mc2fool wrote:My guess would be that it gets rejected for lack of a UTR, Unique Taxpayer Reference, which is the very first field on the form, with a letter by return that tells you so and that you get a UTR by registering.

HMRC is a bureaucracy, don't expect them not to be bureaucratic.

A few years ago I made an unexpected capital gain from some shares in a private company that I have a beneficial interest in. I only found out in December when the tax needed to be paid at the end of the month for paper or end of January for online, but I hadn't done a tax return this century. There is a specific capital gains service online, but it didn't work in my situation as I had other capital gains and loses that wouldn't have needed reporting except for the unexpected gain. HMRC said I needed to do a SA they sent me a letter to that effect and a paper return and gave me a couple of extra months to do the return. In the end I did it online after registering for a government gateway account and got it in and paid the tax before 31st January.

So if you sent it in close to the last date they might well just send you a paper return and give you some extra time.

Yeah I would have thought that the registration thing is just for doing online returns, and not for the conventional submission of a paper return.

I thought that I did not have a UTR as I have never registered. But I see a UTR on my paper return so I can only assume that my accountant set that up. I still have no online HMRC account so I know for a fact that they are not necessary.

I have been paying taxes since 1975 so the taxman definitely knows about me, UTR or not!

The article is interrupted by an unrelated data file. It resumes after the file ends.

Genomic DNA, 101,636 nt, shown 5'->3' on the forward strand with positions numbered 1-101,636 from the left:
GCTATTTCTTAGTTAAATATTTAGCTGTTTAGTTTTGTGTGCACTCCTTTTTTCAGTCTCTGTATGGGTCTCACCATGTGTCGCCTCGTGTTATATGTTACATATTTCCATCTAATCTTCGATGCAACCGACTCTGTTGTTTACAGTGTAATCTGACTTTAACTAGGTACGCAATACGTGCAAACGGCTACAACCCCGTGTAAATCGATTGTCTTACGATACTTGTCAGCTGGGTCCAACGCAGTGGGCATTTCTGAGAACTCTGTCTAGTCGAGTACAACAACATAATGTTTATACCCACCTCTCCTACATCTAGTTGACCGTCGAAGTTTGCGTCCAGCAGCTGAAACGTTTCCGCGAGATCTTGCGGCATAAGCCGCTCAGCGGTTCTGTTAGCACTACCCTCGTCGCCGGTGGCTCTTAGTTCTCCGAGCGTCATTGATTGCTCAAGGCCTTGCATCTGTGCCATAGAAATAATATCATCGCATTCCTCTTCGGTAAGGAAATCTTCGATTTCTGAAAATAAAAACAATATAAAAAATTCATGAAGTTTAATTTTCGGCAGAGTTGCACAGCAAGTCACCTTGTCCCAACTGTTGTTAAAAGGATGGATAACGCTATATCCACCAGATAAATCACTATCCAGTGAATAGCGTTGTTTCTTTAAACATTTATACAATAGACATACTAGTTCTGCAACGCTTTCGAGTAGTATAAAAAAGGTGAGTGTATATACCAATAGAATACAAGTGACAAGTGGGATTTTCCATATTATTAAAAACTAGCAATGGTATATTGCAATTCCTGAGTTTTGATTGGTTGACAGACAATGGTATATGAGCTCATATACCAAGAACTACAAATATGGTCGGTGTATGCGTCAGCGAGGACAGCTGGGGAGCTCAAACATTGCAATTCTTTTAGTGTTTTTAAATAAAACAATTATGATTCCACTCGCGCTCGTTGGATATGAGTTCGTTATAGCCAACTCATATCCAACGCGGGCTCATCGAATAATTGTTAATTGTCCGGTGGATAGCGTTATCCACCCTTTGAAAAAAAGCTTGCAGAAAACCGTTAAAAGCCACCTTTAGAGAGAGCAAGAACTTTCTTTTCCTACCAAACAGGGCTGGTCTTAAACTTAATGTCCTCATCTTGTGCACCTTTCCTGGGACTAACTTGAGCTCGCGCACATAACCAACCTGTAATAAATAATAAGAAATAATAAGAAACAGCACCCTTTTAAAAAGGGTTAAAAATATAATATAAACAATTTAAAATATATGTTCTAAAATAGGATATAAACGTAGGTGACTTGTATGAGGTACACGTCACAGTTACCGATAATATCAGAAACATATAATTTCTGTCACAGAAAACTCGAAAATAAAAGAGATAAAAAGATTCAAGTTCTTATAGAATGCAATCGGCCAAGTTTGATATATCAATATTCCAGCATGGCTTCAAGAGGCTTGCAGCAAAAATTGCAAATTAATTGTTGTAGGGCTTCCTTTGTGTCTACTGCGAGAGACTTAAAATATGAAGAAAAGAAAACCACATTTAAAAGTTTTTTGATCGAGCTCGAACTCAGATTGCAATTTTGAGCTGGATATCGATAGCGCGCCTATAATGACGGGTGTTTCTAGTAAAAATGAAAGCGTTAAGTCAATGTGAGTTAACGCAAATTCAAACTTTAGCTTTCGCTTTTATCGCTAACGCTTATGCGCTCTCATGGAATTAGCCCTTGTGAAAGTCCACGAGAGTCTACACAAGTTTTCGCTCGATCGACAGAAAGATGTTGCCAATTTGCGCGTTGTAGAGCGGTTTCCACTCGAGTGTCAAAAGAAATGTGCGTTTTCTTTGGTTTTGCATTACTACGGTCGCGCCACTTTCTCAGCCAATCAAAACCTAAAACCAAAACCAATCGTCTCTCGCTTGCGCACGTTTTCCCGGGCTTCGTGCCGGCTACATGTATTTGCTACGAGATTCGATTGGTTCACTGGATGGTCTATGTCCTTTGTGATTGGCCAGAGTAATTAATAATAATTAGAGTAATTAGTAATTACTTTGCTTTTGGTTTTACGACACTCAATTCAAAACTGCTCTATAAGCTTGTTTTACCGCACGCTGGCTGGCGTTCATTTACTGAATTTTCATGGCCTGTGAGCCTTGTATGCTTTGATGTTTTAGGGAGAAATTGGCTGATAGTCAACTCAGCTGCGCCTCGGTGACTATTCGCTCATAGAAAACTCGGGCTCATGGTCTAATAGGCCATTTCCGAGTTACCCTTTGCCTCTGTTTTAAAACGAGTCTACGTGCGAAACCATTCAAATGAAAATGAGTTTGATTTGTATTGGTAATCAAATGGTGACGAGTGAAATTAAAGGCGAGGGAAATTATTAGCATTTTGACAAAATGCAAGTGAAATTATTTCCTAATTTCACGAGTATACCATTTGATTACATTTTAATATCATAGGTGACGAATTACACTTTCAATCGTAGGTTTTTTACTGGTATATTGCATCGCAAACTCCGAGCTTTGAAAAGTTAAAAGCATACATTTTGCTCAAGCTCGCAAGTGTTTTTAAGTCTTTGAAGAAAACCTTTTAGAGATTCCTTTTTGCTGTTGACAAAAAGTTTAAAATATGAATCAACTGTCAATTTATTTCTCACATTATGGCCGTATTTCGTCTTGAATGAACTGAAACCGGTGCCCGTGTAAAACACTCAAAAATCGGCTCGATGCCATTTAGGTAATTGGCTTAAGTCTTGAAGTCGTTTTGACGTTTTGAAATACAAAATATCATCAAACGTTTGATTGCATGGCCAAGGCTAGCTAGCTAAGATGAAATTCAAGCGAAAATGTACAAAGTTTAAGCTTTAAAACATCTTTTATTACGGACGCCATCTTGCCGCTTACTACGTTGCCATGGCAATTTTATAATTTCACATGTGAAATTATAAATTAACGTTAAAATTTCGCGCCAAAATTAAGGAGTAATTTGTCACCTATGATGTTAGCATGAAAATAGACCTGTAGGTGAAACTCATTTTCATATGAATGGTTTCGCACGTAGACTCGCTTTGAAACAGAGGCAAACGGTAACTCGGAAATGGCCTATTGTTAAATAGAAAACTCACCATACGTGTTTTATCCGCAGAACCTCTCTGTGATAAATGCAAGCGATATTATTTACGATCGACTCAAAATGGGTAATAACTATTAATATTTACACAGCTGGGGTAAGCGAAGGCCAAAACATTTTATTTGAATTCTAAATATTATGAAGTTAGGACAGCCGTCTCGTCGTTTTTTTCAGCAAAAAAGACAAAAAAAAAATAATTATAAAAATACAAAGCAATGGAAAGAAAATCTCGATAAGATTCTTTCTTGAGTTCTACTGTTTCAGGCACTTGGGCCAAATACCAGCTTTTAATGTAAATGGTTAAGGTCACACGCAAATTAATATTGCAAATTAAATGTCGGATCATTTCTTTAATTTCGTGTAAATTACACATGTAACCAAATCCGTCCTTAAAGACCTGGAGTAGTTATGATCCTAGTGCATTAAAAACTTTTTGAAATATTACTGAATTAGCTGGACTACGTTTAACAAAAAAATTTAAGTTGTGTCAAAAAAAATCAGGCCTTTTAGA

XFool
The full Lemon
Posts: 12636
Joined: November 8th, 2016, 7:21 pm
Been thanked: 2609 times

Re: Taxes to pay on Saving income and alternatives.

#652754

Postby XFool » March 10th, 2024, 7:25 pm

Lootman wrote:I thought that I did not have a UTR as I have never registered. But I see a UTR on my paper return so I can only assume that my accountant set that up. I still have no online HMRC account so I know for a fact that they are not necessary.

Correction. You do have an online HMRC account (you are a UK taxpayer). Whether you, or your accountant, use it or not is another matter.

Or does it not exist unless set up by an individual - via NI No? Getting a bit philosophical now: "If a tree falls in a forest..."

Lootman
The full Lemon
Posts: 19182
Joined: November 4th, 2016, 3:58 pm
Has thanked: 649 times
Been thanked: 6804 times

Re: Taxes to pay on Saving income and alternatives.

#652758

Postby Lootman » March 10th, 2024, 7:38 pm

XFool wrote:
Lootman wrote:I thought that I did not have a UTR as I have never registered. But I see a UTR on my paper return so I can only assume that my accountant set that up. I still have no online HMRC account so I know for a fact that they are not necessary.

Correction. You do have an online HMRC account (you are a UK taxpayer). Whether you, or your accountant, use it or not is another matter.

Or does it not exist unless set up by an individual - via NI No? Getting a bit philosophical now: "If a tree falls in a forest..."

Let me put it this way. I have not set up an online account in the normal sense of that phrase.

Typically that involve providing an email address or unique username, choosing a password, giving a phone number for 2FA, choosing a personal question/answer e.g. name of my first pet, maybe uploading an ID document or photo, and so on.

Now if HMRC wants to give me a notional number or "account" for their own purposes then fine. But I can ignore it. They already have my NIN which uniquely identifies me. And name, address and DOB is fairly unique!